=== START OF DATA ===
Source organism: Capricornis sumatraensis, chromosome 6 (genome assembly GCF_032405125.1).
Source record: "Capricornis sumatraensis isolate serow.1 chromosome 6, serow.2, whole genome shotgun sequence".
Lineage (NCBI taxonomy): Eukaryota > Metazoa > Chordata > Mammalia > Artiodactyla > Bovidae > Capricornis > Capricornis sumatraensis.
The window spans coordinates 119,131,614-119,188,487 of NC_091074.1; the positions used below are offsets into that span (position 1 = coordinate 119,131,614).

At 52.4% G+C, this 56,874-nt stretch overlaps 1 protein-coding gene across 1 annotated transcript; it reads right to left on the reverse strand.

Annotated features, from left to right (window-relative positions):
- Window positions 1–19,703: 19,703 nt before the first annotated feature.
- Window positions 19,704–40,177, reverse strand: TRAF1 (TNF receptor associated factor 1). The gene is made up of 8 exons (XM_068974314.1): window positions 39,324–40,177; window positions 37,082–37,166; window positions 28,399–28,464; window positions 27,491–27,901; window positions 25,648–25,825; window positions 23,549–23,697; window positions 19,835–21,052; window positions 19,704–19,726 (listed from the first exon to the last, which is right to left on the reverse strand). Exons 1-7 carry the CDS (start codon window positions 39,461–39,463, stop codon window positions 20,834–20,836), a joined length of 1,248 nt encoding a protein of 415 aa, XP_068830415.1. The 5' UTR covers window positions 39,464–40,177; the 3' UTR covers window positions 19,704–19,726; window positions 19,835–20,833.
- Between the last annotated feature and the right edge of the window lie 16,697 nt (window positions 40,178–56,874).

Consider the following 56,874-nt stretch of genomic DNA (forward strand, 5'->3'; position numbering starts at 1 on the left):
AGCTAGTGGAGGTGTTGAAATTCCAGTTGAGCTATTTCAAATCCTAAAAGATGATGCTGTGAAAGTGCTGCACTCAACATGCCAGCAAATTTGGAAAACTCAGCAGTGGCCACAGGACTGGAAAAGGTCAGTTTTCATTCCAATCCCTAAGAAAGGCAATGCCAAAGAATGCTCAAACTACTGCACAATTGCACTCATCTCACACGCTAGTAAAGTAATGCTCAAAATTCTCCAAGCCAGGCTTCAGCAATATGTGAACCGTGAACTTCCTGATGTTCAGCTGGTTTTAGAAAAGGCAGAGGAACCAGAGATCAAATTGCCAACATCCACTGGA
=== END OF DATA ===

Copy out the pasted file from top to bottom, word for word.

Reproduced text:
Source organism: Capricornis sumatraensis, chromosome 6 (genome assembly GCF_032405125.1).
Source record: "Capricornis sumatraensis isolate serow.1 chromosome 6, serow.2, whole genome shotgun sequence".
Lineage (NCBI taxonomy): Eukaryota > Metazoa > Chordata > Mammalia > Artiodactyla > Bovidae > Capricornis > Capricornis sumatraensis.
The window spans coordinates 119,131,614-119,188,487 of NC_091074.1; the positions used below are offsets into that span (position 1 = coordinate 119,131,614).

At 52.4% G+C, this 56,874-nt stretch overlaps 1 protein-coding gene across 1 annotated transcript; it reads right to left on the reverse strand.

Annotated features, from left to right (window-relative positions):
- Window positions 1–19,703: 19,703 nt before the first annotated feature.
- Window positions 19,704–40,177, reverse strand: TRAF1 (TNF receptor associated factor 1). The gene is made up of 8 exons (XM_068974314.1): window positions 39,324–40,177; window positions 37,082–37,166; window positions 28,399–28,464; window positions 27,491–27,901; window positions 25,648–25,825; window positions 23,549–23,697; window positions 19,835–21,052; window positions 19,704–19,726 (listed from the first exon to the last, which is right to left on the reverse strand). Exons 1-7 carry the CDS (start codon window positions 39,461–39,463, stop codon window positions 20,834–20,836), a joined length of 1,248 nt encoding a protein of 415 aa, XP_068830415.1. The 5' UTR covers window positions 39,464–40,177; the 3' UTR covers window positions 19,704–19,726; window positions 19,835–20,833.
- Between the last annotated feature and the right edge of the window lie 16,697 nt (window positions 40,178–56,874).

Consider the following 56,874-nt stretch of genomic DNA (forward strand, 5'->3'; position numbering starts at 1 on the left):
AGCTAGTGGAGGTGTTGAAATTCCAGTTGAGCTATTTCAAATCCTAAAAGATGATGCTGTGAAAGTGCTGCACTCAACATGCCAGCAAATTTGGAAAACTCAGCAGTGGCCACAGGACTGGAAAAGGTCAGTTTTCATTCCAATCCCTAAGAAAGGCAATGCCAAAGAATGCTCAAACTACTGCACAATTGCACTCATCTCACACGCTAGTAAAGTAATGCTCAAAATTCTCCAAGCCAGGCTTCAGCAATATGTGAACCGTGAACTTCCTGATGTTCAGCTGGTTTTAGAAAAGGCAGAGGAACCAGAGATCAAATTGCCAACATCCACTGGA